- October 3, 2016 at 5:57 pm #192797
With hard Brexit looking more and more likely by the day, does anyone know if British nationals who currently have residency in EU member states (like Spain, Portugal or Ireland for example) be entitled to free movement throughout EU member states post Brexit?
There are horror stories circulating about British nationals needing a visa waiver in order to be able to travel to EU countries and I was wondering if this would apply to EU residents with British passports. Perhaps there are some non-EU nationals who are resident in Spain who can answer this question. What is the deal for US and Canadian nationals for example?
We are in uncharted territory here but any thoughts would be appreciated.
- October 5, 2016 at 12:32 am #192816
The answer to your question is nobody knows.
The negotiations haven’t even begun. So ignore all horror stories and remember this… there are about 3.3 millions EU citizens living and working in the U.K. (mostly very hard). Few retirees, mostly young, ‘get up and go’ types, which is exactly what they have done. Contrast this with about 1.3 million UK citizens living in the EU, many working in higher paid jobs and lots and lots of retirees with cash and pension incomes. ( Source, Migration watch).
Nobody’s throwing anybody out. The 48% simply won’t stand for it. We will all have free movement for holidays and fun and retirement. Spain has a history of open doors for such inflows of people and capital. The Spanish have a golden visa for non EU residents who invest €500,000+ in real estate.
The biggest problem I see at the moment is the sinking £ making Spain look very expensive, especially after you add the 12% + transaction costs. Plus, post Brexit, any tax equality between EU residents and Spanish residents may well disappear, a big deal if you are renting out your place.
Finally, Teresa May’s speech was to the party conference. She had to be bold and loud and bullish to the party faithful, and they loved her for it. Shades of 1984.
She was also sending a message, slightly more sotto voce, to the EU. We’re leaving, and no later than April Fools Day, 2019.
I hope this allays some of your fears.
- October 5, 2016 at 4:02 pm #192822
Simple answer is no, residency doesn’t give you freedom of movement around the EU.
- October 5, 2016 at 6:58 pm #192824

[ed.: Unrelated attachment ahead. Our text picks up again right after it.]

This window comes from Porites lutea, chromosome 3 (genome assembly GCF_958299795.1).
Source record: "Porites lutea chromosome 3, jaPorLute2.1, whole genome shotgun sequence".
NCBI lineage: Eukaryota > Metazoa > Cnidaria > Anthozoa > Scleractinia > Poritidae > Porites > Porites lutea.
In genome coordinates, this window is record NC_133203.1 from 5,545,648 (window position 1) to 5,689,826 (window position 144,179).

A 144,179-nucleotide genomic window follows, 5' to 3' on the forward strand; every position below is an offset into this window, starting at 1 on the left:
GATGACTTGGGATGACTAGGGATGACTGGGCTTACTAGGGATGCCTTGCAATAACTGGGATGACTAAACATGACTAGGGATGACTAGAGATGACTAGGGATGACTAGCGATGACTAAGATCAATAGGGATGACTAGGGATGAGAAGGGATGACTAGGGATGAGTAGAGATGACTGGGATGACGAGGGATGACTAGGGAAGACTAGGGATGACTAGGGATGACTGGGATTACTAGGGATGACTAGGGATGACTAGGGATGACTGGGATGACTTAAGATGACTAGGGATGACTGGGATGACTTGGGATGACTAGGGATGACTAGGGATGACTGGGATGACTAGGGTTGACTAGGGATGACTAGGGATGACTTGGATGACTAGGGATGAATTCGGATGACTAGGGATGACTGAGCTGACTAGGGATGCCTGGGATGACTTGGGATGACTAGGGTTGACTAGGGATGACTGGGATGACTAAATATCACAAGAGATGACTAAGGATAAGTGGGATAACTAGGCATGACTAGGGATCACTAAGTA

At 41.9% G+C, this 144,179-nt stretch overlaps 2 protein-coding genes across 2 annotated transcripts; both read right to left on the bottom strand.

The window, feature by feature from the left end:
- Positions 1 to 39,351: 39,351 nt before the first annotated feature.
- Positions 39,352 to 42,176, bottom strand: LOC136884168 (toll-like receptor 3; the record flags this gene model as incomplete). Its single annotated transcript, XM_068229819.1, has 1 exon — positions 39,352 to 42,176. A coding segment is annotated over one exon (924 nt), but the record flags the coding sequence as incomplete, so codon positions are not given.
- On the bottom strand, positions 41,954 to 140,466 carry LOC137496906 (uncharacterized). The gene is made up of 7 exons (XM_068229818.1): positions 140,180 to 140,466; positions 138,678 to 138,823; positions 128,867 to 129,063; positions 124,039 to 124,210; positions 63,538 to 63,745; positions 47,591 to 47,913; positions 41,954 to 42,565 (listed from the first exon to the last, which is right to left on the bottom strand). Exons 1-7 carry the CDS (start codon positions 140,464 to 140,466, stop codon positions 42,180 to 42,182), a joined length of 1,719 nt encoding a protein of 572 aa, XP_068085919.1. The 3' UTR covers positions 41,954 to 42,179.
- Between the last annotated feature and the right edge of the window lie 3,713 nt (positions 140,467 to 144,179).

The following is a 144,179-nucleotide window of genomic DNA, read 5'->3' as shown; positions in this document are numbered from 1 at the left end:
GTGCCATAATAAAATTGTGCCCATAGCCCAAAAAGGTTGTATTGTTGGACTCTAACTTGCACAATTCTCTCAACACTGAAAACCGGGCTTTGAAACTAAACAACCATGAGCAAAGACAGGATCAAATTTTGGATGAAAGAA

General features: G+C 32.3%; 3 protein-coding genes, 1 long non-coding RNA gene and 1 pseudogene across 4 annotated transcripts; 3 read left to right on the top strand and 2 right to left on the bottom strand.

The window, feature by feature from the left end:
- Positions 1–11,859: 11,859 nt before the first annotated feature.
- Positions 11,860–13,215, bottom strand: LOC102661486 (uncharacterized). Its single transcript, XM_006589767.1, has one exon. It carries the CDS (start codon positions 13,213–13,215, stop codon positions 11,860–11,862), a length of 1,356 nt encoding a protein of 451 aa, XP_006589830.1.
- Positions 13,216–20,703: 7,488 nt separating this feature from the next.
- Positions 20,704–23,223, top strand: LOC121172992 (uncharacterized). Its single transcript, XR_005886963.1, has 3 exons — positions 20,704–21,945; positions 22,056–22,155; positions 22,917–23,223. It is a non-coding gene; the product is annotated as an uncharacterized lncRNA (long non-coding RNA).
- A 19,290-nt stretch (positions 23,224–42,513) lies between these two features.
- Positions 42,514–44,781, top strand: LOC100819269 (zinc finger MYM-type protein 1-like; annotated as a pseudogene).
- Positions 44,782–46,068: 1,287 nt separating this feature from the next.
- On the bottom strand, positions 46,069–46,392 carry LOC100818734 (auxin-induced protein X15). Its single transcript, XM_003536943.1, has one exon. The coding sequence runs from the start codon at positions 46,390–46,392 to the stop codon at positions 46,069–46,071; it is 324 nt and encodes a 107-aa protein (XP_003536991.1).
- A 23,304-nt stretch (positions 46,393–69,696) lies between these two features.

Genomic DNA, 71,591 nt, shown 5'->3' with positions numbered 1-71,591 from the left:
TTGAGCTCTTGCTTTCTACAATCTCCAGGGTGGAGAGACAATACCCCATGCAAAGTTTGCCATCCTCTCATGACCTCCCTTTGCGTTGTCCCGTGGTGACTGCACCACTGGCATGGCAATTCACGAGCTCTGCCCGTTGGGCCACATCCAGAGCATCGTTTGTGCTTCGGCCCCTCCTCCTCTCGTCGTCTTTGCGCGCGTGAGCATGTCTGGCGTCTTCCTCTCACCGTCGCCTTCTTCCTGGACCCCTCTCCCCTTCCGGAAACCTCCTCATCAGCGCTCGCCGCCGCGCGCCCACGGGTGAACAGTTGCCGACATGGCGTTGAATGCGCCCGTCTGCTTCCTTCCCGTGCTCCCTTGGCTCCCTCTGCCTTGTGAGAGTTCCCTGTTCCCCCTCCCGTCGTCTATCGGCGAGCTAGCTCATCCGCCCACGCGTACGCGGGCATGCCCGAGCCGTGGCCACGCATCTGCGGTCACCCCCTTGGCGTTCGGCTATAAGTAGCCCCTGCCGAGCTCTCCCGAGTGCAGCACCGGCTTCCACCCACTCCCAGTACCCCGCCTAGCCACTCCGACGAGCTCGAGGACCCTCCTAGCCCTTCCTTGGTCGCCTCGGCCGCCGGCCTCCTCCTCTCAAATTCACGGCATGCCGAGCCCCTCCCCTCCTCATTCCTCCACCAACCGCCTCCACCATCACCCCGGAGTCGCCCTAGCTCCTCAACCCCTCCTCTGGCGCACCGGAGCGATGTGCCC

Thanks for your replies, I had rather suspected that residency alone would not allow freedom of movement around the EU. Obviously formal negotiations will not commence until A50 has been triggered and then we will be locked into a 2 year negotiation period with the clock running down. I hope we don’t end up with hard Brexit because it will mean no single market or freedom of movement which will be a problem for many Brits with property in Spain.
- October 6, 2016 at 9:53 am #192825
Reports from the Conservative party conference point to a Hard Brexit as the only option and the preferred option on both sides. Yes, it sucks.
Get a EU passport.
- October 6, 2016 at 11:09 am #192826
Good advice regarding getting an EU passport. I’m about to apply for an Irish passport by virtue of Irish born grandparents only (just one would be enough). Both my parents were UK born. It’s a bit of a process involving registering foreign births etc but the rules are quite clear, I will get one, eventually. The Irish authorities have been flooded by applications ever since the referendum and this week’s announcements will bring yet more. So if anyone wants an EU passport and has an Irish grandparent, even if long since deceased, then get in now; they could change the rules at any time as they were not designed for this type of passport shopping.
- October 6, 2016 at 4:13 pm #192830
Snap, I’m going the Irish passport route too! It’s definitely the way the go but not an option for my partner.
I think the 48% (which will increase to well over 50% with a 5 year demographic shift) are now looking for an escape plan. I wonder if there will be more Golden Visa opportunities available with lower price tags?
There’s no doubt about it, a high percentage of the 48% want out of the UK so any EU member states that come up with good schemes are going to clean up.
- October 7, 2016 at 11:13 am #192835